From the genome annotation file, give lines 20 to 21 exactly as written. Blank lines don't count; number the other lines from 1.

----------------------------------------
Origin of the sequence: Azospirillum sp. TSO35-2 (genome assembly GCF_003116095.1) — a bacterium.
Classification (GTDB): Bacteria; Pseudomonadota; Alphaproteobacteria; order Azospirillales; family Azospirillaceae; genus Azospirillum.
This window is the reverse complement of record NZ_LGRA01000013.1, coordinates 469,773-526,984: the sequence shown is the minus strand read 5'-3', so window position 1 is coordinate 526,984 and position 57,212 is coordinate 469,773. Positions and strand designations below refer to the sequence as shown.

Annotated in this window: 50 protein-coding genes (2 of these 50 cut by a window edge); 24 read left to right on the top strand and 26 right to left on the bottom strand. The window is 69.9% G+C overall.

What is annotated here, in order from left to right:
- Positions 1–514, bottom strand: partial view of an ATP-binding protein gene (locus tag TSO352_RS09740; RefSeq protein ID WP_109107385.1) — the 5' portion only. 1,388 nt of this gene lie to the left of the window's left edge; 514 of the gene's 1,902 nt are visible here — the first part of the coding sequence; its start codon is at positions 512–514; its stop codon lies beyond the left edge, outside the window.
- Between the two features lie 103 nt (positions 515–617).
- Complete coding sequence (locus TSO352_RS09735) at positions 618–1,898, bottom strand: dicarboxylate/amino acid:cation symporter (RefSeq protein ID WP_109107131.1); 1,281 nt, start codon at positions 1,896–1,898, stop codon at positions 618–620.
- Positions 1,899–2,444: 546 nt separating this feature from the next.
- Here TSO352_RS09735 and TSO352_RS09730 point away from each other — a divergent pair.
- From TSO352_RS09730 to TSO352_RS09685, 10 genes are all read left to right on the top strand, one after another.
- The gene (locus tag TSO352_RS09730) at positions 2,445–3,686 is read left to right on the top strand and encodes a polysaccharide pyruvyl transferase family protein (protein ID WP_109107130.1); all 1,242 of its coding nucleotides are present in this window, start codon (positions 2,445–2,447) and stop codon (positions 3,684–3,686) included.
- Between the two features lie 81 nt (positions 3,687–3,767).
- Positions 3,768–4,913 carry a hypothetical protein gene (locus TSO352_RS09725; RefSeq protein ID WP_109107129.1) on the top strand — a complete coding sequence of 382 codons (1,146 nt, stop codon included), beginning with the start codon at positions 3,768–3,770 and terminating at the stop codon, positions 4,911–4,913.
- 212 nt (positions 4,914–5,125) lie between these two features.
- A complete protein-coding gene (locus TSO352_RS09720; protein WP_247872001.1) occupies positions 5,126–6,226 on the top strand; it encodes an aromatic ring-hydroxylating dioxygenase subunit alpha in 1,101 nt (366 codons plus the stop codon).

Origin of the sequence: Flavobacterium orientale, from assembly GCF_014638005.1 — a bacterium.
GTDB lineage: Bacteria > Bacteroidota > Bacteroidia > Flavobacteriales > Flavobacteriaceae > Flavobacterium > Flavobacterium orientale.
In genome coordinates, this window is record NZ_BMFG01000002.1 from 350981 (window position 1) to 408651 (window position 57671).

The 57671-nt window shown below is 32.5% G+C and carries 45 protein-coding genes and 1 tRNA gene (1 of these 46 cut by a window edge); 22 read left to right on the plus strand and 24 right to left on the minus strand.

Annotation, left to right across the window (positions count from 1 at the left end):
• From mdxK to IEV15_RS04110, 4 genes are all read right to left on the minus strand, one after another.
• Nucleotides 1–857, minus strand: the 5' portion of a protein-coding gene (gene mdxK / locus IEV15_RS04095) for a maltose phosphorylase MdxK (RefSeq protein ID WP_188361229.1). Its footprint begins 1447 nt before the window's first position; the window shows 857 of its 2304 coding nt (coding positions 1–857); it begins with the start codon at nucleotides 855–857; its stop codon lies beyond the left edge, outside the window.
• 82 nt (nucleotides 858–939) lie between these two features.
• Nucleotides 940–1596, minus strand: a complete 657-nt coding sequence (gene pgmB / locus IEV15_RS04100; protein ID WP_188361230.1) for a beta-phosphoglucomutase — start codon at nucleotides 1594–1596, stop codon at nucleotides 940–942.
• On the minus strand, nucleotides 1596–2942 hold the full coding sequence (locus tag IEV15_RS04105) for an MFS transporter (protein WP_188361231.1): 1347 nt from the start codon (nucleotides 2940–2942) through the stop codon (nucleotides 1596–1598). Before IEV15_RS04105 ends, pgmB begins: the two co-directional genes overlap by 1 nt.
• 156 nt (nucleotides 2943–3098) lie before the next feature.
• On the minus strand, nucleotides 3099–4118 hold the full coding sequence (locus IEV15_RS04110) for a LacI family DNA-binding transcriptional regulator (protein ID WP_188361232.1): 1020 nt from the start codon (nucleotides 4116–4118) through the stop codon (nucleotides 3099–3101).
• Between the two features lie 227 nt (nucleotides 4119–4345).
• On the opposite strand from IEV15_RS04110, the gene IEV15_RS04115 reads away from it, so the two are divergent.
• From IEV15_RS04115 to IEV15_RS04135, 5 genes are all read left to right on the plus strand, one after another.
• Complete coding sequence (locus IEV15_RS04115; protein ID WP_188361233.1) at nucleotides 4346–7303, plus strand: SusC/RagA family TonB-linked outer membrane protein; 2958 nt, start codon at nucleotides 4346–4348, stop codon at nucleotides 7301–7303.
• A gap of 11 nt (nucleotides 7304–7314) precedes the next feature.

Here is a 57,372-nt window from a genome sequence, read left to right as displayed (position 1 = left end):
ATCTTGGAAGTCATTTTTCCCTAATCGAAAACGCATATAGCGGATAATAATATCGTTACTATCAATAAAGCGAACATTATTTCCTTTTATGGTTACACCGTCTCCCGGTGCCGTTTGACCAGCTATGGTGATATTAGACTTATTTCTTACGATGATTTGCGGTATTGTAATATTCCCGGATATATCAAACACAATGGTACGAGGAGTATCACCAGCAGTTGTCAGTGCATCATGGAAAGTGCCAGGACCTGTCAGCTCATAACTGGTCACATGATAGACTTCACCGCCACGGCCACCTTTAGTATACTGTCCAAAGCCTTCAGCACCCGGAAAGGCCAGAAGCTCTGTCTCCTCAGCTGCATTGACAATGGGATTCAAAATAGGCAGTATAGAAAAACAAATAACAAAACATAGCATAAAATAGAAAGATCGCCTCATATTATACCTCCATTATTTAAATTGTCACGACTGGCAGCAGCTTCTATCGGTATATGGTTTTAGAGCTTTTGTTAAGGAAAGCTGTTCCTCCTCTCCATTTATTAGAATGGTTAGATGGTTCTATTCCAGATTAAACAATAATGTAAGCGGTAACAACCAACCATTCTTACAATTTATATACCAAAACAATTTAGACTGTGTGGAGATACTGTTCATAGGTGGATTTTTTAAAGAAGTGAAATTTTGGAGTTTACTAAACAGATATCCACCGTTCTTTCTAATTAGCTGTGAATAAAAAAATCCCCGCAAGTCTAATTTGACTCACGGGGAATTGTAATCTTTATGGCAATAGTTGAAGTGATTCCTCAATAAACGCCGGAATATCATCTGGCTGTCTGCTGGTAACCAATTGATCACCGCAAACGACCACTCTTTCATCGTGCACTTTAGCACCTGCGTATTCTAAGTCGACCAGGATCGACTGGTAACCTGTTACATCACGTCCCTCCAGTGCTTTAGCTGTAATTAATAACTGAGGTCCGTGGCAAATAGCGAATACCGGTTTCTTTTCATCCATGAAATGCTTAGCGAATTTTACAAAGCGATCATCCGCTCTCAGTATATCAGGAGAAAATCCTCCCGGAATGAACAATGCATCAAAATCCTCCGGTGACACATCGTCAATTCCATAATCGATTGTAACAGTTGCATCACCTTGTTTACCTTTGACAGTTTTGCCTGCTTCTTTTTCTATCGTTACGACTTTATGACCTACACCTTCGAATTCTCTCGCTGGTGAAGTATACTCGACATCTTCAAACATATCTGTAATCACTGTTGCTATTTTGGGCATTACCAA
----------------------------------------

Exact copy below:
The 57671-nt window shown below is 32.5% G+C and carries 45 protein-coding genes and 1 tRNA gene (1 of these 46 cut by a window edge); 22 read left to right on the plus strand and 24 right to left on the minus strand.

Annotation, left to right across the window (positions count from 1 at the left end):